Tuesday, January 18, 2011

Snow on the Ground and Fun in the Pool!

The kids and I just came back from the pool this afternoon and boy was it nice! It was great exercise and I found some time to relax, too (yeah, I know). As you can imagine, it wasn't nearly as crowded as in the summer, which is great in some aspects, but not always. It would have been great to have some friends along, but maybe next time...

Image source: FreeFoto.com
I try to get the kids in the water as often as possible, year-round, so that they are used to being in the water and maintain their comfort level with it. The more relaxed they are in the water, the easier it is to teach them to swim, which is what I'm doing.

My oldest could swim at the age of 2, very well, I might add, but now that she's older, she seems to have forgotten what she used to be able to do since we took some time off from the pool due to changing seasons a few years back. Lesson learned. Now we make it a point to take a dip at least once a month, but we try to go more often if time and money allow.

Some great year-round indoor pools you may want to check out include the Fairland Aquatic Center in Laurel, PG Sports and Learning Complex in Landover, and the Martin Luther King Jr. Indoor/Outdoor pool in Silver Spring.


  • Keep a waterproof swim bag packed, with towels, underclothes, socks, pool shoes, small water toys (if allowed by lifeguard staff) and goggles. We use a re-usable grocery bag because it's lightweight and will dry easily if it gets wet, but it's really big and holds all our towels and other goodies.
    • DON'T PACK THE SWIMSUITS! Have everyone put on their swimsuits at home under their clothes- it saves time and they'll be so excited to just get in, it'll likely be a bother to change at the pool. 
    • As far as clothes and little ones go, don't put on anything too complicated so that they can easily use the bathroom in a hurry if need be.
    • Leave all flotation devices, including kick boards and arm floaties, at home. Usually pools these days don't allow such things in the water. It takes a lot of the fun out of swimming, but it's for safety reasons so that lifeguards can see clearly if your child is in danger. Such things can block their view by cluttering up the pool.
    • Lockers are usually available so take some quarters along to safeguard your valuables. Or just leave some things at home if you can do without them while you're out.
    • Snacks are so important. While you generally can't eat in the immediate pool area, there should be some other areas where you can take a quick siesta to refuel and ward off crankiness. Since the mere effort involved in swimming can be draining, everyone will be tired and incredibly hungry when it's all said and done, so put a few quick snacks in your swim bag and have a stash in the car for the ride home.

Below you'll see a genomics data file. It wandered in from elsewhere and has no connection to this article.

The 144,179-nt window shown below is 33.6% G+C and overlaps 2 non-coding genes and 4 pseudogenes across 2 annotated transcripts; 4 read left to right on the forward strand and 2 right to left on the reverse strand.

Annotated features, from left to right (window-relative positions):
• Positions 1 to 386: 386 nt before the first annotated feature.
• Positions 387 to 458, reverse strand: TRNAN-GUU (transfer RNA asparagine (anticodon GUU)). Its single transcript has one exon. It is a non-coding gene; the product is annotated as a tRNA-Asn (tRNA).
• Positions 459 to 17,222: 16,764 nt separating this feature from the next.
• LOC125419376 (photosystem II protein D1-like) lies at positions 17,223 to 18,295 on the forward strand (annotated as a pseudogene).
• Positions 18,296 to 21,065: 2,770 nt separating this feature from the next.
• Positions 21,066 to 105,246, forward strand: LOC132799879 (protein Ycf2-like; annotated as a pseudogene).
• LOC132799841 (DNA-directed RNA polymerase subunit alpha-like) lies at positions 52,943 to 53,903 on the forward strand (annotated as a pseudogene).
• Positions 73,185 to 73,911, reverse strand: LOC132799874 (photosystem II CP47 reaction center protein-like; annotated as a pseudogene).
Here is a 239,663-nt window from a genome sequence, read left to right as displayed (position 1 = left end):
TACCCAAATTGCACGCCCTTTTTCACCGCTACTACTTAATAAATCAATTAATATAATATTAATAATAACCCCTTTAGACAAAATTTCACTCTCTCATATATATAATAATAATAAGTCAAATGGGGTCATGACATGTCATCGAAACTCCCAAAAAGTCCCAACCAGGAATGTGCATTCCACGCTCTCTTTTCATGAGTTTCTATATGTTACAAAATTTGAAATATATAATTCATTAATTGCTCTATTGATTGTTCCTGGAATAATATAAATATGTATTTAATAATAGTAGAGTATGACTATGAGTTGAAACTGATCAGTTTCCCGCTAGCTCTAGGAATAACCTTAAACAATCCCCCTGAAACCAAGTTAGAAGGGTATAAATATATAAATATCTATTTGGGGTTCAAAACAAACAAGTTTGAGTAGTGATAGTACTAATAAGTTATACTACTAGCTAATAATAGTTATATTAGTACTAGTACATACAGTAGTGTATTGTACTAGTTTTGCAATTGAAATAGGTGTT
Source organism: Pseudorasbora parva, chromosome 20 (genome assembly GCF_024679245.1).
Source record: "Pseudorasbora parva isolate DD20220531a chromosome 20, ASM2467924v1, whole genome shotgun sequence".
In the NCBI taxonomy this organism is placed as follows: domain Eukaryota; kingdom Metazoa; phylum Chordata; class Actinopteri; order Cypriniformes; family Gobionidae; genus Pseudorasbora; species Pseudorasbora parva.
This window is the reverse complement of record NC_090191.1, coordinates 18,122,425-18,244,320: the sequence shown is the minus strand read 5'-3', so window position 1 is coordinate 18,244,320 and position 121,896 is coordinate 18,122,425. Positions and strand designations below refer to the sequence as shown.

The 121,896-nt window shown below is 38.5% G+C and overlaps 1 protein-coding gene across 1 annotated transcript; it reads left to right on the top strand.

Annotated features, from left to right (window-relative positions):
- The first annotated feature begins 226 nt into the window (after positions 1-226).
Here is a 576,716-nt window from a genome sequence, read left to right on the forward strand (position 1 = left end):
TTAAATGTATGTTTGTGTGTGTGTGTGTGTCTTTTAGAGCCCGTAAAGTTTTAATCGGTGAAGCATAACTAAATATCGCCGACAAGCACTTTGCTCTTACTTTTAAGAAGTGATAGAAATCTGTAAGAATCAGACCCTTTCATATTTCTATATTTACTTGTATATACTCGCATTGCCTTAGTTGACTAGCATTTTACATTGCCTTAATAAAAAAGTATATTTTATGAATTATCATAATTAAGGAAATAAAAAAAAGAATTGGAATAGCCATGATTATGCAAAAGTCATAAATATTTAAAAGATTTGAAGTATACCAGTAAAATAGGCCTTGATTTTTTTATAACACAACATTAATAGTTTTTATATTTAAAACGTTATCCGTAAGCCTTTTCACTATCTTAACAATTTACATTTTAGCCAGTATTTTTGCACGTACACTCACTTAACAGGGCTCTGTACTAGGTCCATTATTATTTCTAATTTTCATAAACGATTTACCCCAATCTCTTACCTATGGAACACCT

• Pack a plastic garbage bag to hold wet towels and wet clothes after you've changed out of them before you head home.
  • Be sure not to forget their hats! As long as you bundle them up (and you, too, Mom!), they should be fine and generally won't get sick from taking a cold-weather swim at the local indoor pool.
  • Some pools offer great family monthly or yearly passes. If you plan to go often, this can save you a lot of money. For those with young kids, outings can be unpredictable and I personally enjoy the freedom a family pass offers because we can drop in whenever we like, without worrying about losing out on money in the event we have to leave a lot sooner than we anticipated. Some passes will get you in to more than one facility, as well.
  • Always go online AND call ahead to verify the facility you'd like to visit is open. Things like swim meets or annual maintenance can cause a shut-down or limited access to pools. Also, if there's a training or "kiddie" pool, verify that it hasn't been closed due to someone getting ill in the pool or a child having an mishap of the potty kind in the pool. This can cause an hour-long shut-down, sometimes more.
  • If your kids are tall enough to stand and responsible enough to play safely, you don't always have to get in with them. That's what the lifeguards are there for- at least that's what they told me. Take a good book, Mom and unwind a bit while they play. I prefer to be in the water with them myself, engaging and teaching them, but don't let the feeling of not wanting to get wet on any given day keep your kids out of the water. 
  • If you plan to teach them to swim yourself, try not to pressure them and make it fun and easy. If they don't want to do it just yet, back off and try again a little later. If they're still resistant to you teaching them, try outsourcing and enroll them in a swim class.
  • Last but not least, ALWAYS, ALWAYS encourage and teach water safety so everyone has a good time and your pool outings are as stress-free as possible.

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